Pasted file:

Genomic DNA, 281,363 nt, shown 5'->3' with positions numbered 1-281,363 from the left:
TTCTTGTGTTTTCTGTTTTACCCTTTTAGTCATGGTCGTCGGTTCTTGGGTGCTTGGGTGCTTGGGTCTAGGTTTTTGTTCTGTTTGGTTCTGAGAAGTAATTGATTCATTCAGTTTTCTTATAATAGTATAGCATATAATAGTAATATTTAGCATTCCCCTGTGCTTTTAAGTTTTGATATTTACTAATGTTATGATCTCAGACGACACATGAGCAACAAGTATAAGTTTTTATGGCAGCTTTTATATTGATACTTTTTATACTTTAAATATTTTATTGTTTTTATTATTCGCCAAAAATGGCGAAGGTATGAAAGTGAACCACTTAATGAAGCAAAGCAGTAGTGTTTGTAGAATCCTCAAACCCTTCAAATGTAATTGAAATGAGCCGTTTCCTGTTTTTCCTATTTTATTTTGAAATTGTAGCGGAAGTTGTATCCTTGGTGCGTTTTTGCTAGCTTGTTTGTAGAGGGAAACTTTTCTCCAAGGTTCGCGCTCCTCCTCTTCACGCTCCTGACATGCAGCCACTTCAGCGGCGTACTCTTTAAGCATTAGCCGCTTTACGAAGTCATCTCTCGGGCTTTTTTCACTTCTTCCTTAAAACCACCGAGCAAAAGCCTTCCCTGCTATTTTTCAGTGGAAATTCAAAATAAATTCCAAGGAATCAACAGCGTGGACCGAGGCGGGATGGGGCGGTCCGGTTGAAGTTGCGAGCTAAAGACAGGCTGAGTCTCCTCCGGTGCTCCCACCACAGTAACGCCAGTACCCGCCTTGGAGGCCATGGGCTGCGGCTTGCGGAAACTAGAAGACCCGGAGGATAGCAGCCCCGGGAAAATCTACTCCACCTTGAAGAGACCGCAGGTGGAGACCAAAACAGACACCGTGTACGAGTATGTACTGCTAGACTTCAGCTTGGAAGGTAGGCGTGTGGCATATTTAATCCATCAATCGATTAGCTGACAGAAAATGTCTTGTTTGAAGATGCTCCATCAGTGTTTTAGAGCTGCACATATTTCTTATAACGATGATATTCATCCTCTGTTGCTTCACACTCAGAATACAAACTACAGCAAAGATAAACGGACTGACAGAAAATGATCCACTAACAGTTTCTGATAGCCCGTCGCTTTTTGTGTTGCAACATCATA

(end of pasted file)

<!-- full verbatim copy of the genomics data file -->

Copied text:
Genomic DNA, 281,363 nt, shown 5'->3' with positions numbered 1-281,363 from the left:
TTCTTGTGTTTTCTGTTTTACCCTTTTAGTCATGGTCGTCGGTTCTTGGGTGCTTGGGTGCTTGGGTCTAGGTTTTTGTTCTGTTTGGTTCTGAGAAGTAATTGATTCATTCAGTTTTCTTATAATAGTATAGCATATAATAGTAATATTTAGCATTCCCCTGTGCTTTTAAGTTTTGATATTTACTAATGTTATGATCTCAGACGACACATGAGCAACAAGTATAAGTTTTTATGGCAGCTTTTATATTGATACTTTTTATACTTTAAATATTTTATTGTTTTTATTATTCGCCAAAAATGGCGAAGGTATGAAAGTGAACCACTTAATGAAGCAAAGCAGTAGTGTTTGTAGAATCCTCAAACCCTTCAAATGTAATTGAAATGAGCCGTTTCCTGTTTTTCCTATTTTATTTTGAAATTGTAGCGGAAGTTGTATCCTTGGTGCGTTTTTGCTAGCTTGTTTGTAGAGGGAAACTTTTCTCCAAGGTTCGCGCTCCTCCTCTTCACGCTCCTGACATGCAGCCACTTCAGCGGCGTACTCTTTAAGCATTAGCCGCTTTACGAAGTCATCTCTCGGGCTTTTTTCACTTCTTCCTTAAAACCACCGAGCAAAAGCCTTCCCTGCTATTTTTCAGTGGAAATTCAAAATAAATTCCAAGGAATCAACAGCGTGGACCGAGGCGGGATGGGGCGGTCCGGTTGAAGTTGCGAGCTAAAGACAGGCTGAGTCTCCTCCGGTGCTCCCACCACAGTAACGCCAGTACCCGCCTTGGAGGCCATGGGCTGCGGCTTGCGGAAACTAGAAGACCCGGAGGATAGCAGCCCCGGGAAAATCTACTCCACCTTGAAGAGACCGCAGGTGGAGACCAAAACAGACACCGTGTACGAGTATGTACTGCTAGACTTCAGCTTGGAAGGTAGGCGTGTGGCATATTTAATCCATCAATCGATTAGCTGACAGAAAATGTCTTGTTTGAAGATGCTCCATCAGTGTTTTAGAGCTGCACATATTTCTTATAACGATGATATTCATCCTCTGTTGCTTCACACTCAGAATACAAACTACAGCAAAGATAAACGGACTGACAGAAAATGATCCACTAACAGTTTCTGATAGCCCGTCGCTTTTTGTGTTGCAACATCATA